Cathedral of the Holy Trinity, Gibraltar

Coordinates: 36°08′18″N 5°21′15″W / 36.138235°N 5.35406°W / 36.138235; -5.35406
From Wikipedia, the free encyclopedia

Cathedral of the Holy Trinity
Gibraltar Cathedral
Main entry of the Cathedral of the Holy Trinity in Gibraltar viewed from Cathedral Square, depicting its Moorish-style horseshoe arches.
36°08′18″N 5°21′15″W / 36.138235°N 5.35406°W / 36.138235; -5.35406
LocationCathedral Square
DenominationChurch of England
Founder(s)John Pitt, 2nd Earl of Chatham
StyleMoorish Revival
Years built1825–32
DioceseDiocese in Europe
DeanIan Tarrant
Canon(s)Robin Gill (Canon Theologian)

The Cathedral of the Holy Trinity is the cathedral for the Church of England Diocese of Gibraltar in Europe. Located in Cathedral Square, it is sometimes referred to simply as Gibraltar Cathedral, although it should not be confused with the Cathedral of St. Mary the Crowned, which is Gibraltar's Roman Catholic cathedral. The cathedral is particularly notable for its Moorish revival architecture, particularly in its use of horseshoe arches. This is an architectural style inspired by Moorish architecture, appropriate given the period of Moorish control in Gibraltar's history.


19th century[edit]

The church was originally built to meet the needs of Anglican worshippers among the civil population of Gibraltar, as the King's Chapel was primarily reserved for military use. John Pitt, Earl of Chatham, who had arrived as Governor of Gibraltar in 1820, persuaded the British Government to sell a derelict building and use the money to build a church on the land. Building work began in 1825 and the church was completed in 1832. The original architect was Peter Harrison who prepared a design around 1740, without Moorish arches. More than eighty years later Colonel Pilkington of the Royal Engineers was in charge of the work, and the design was modified. During the building process, the partially completed church had to be used for a short time as an emergency hospital during an epidemic of yellow fever.

The church was consecrated in 1838 by Archdeacon Edward Burrow in the presence of the Dowager Queen Adelaide, widow of William IV. It was raised to cathedral status in 1842, with the creation of the Diocese of Gibraltar at the time of enthronement of George Tomlinson as the first Bishop of Gibraltar.[1]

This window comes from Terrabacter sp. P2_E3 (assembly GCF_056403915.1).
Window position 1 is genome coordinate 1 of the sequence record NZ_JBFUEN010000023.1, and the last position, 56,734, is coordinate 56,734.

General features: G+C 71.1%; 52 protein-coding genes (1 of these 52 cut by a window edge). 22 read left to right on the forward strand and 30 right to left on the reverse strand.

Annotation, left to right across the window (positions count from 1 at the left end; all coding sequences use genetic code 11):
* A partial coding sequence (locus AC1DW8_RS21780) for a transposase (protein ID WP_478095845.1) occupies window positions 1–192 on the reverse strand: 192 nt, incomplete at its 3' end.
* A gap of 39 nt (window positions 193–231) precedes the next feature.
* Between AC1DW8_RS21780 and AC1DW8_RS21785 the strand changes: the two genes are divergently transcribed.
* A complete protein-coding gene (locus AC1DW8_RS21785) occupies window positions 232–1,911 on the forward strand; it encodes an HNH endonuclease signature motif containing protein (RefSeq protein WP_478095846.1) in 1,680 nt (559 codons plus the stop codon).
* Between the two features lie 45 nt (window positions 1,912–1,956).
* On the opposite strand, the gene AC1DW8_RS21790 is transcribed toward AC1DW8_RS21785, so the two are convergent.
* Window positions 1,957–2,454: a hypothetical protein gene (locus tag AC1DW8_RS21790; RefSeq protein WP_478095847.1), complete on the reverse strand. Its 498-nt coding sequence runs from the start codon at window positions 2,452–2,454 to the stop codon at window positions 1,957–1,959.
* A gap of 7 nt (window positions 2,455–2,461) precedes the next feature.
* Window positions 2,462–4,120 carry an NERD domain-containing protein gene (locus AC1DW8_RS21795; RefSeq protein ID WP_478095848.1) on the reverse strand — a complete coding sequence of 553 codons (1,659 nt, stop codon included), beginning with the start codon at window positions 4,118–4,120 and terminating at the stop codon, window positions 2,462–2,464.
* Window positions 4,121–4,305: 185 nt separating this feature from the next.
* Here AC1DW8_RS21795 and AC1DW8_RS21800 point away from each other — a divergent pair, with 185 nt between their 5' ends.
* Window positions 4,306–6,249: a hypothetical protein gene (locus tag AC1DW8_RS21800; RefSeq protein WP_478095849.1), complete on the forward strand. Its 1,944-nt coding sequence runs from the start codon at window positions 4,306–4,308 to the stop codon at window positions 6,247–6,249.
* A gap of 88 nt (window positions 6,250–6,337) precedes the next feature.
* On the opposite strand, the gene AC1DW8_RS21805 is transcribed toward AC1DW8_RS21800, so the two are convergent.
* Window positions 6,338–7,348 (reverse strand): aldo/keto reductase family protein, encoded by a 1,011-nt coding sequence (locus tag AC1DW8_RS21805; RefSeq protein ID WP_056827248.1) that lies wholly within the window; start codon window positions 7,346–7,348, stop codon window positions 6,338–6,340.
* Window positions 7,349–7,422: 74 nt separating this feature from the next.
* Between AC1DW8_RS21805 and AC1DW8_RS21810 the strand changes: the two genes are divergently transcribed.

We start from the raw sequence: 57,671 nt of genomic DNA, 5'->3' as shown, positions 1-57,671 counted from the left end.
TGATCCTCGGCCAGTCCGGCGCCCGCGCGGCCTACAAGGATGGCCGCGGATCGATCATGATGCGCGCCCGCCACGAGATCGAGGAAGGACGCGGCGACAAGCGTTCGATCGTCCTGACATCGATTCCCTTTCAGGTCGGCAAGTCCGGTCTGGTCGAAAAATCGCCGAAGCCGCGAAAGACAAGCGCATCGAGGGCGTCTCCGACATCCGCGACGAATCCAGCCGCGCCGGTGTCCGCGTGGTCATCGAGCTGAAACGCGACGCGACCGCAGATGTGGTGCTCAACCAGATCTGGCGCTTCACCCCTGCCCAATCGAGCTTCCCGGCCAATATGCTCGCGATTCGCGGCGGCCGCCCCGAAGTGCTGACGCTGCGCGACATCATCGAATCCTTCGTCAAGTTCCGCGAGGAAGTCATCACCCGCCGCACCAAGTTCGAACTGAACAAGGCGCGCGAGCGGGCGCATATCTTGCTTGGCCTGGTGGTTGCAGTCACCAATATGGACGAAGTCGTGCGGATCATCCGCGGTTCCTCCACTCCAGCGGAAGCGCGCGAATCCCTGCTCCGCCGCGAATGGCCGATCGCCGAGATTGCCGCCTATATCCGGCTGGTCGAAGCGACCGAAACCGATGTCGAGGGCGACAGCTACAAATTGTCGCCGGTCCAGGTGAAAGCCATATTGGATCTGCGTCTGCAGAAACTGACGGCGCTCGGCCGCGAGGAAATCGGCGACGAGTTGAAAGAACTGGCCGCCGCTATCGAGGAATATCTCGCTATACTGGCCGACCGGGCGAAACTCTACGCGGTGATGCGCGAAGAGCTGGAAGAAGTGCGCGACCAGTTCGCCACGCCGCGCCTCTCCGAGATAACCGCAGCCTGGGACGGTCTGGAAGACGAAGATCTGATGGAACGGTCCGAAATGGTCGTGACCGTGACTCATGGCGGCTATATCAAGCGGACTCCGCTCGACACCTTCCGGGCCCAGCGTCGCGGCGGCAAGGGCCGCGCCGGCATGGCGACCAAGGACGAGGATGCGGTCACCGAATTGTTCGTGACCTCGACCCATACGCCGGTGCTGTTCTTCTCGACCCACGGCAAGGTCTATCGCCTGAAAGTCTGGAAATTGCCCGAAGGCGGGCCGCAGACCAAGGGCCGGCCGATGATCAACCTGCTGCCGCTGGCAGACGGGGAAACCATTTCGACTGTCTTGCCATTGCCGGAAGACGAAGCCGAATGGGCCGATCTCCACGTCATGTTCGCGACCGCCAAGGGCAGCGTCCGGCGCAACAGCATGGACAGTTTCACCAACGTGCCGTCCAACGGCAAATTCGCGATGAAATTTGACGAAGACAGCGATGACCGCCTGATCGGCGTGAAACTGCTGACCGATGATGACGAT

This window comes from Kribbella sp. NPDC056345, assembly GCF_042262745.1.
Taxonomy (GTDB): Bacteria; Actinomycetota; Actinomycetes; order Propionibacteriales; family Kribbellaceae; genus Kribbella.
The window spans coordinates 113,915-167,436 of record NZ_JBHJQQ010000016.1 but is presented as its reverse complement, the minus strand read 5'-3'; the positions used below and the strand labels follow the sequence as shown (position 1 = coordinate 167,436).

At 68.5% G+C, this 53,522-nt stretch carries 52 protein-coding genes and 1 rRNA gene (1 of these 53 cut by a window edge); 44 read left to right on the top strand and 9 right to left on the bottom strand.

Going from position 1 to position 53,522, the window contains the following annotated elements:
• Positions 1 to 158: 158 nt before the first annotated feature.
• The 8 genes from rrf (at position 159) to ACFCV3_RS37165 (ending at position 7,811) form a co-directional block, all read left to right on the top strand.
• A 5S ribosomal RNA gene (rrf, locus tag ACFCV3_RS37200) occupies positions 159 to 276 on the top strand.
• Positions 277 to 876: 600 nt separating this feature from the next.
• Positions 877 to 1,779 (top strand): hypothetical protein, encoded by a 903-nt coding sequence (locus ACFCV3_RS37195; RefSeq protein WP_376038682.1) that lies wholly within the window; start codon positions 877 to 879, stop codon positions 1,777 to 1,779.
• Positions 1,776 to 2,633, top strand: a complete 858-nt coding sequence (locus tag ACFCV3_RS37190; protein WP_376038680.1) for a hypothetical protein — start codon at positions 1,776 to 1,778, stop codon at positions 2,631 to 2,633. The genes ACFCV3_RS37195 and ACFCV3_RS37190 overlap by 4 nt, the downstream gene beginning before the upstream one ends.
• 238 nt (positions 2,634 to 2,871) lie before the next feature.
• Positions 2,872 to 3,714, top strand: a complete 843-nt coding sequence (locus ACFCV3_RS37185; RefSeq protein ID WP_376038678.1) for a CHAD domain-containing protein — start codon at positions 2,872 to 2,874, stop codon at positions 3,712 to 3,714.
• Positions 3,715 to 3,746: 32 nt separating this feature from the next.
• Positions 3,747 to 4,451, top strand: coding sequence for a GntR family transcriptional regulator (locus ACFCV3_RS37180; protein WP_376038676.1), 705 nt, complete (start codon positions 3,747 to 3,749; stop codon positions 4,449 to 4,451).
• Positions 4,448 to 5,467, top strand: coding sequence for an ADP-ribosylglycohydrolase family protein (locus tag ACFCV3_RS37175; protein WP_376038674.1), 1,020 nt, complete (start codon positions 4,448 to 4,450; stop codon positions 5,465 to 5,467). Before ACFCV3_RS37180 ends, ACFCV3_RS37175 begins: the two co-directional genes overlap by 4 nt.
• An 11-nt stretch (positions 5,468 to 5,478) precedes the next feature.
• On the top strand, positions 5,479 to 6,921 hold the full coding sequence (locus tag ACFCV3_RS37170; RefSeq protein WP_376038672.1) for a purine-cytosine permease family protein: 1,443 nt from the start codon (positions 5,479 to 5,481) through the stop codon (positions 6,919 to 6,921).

20th century[edit]

The cathedral suffered no significant damage during the Second World War. After the war had come to an end, Bishop Harold Buxton made an appeal for the purpose of "Saying Thank You to Malta and Gibraltar", with the intention of raising funds to be spent on improvements for St Paul's Pro-Cathedral, Malta and the cathedral in Gibraltar. In Gibraltar the money raised was used for the construction of new vestries and the creation of a second chapel in the south aisle of the cathedral, to be dedicated to Saint George and in memory of all who lost their lives in the Mediterranean area during the war. A stone from Coventry Cathedral, which was ruined in the Blitz, is let into the wall behind the baptismal font. It is a small stone with a cross. The explosion of the RFA Bedenham on 27 April 1951 caused substantial damage to the cathedral, lifting the roof and smashing the stained glass. The windows in the sides of the building were re-glazed with plain glass, whilst the gathered fragments of coloured glass were used to construct the new stained glass window which remains in the east wall, above the high altar. The cathedral required extensive repair work and was not in use until Christmas of that year.


As with most Church of England cathedrals, the priest in charge of the building and its ministry is called the Dean, currently Ian Tarrant (John Paddock retired in 2017).[2] The Canon Theologian is Robin Gill.[3] Adrian Mumford is the honorary Lay Canon Precentor. The Bishop in Europe is based in Brussels.


See also[edit]


External links[edit]

  • "The Cathedral of the Holy Trinity Gibraltar". Holy Trinity Gibraltar. Retrieved 27 March 2020. - Official website
  • "The Anglican Cathedral of the Holy Trinity on". Archived from the original on 26 June 2012. Retrieved 23 November 2012.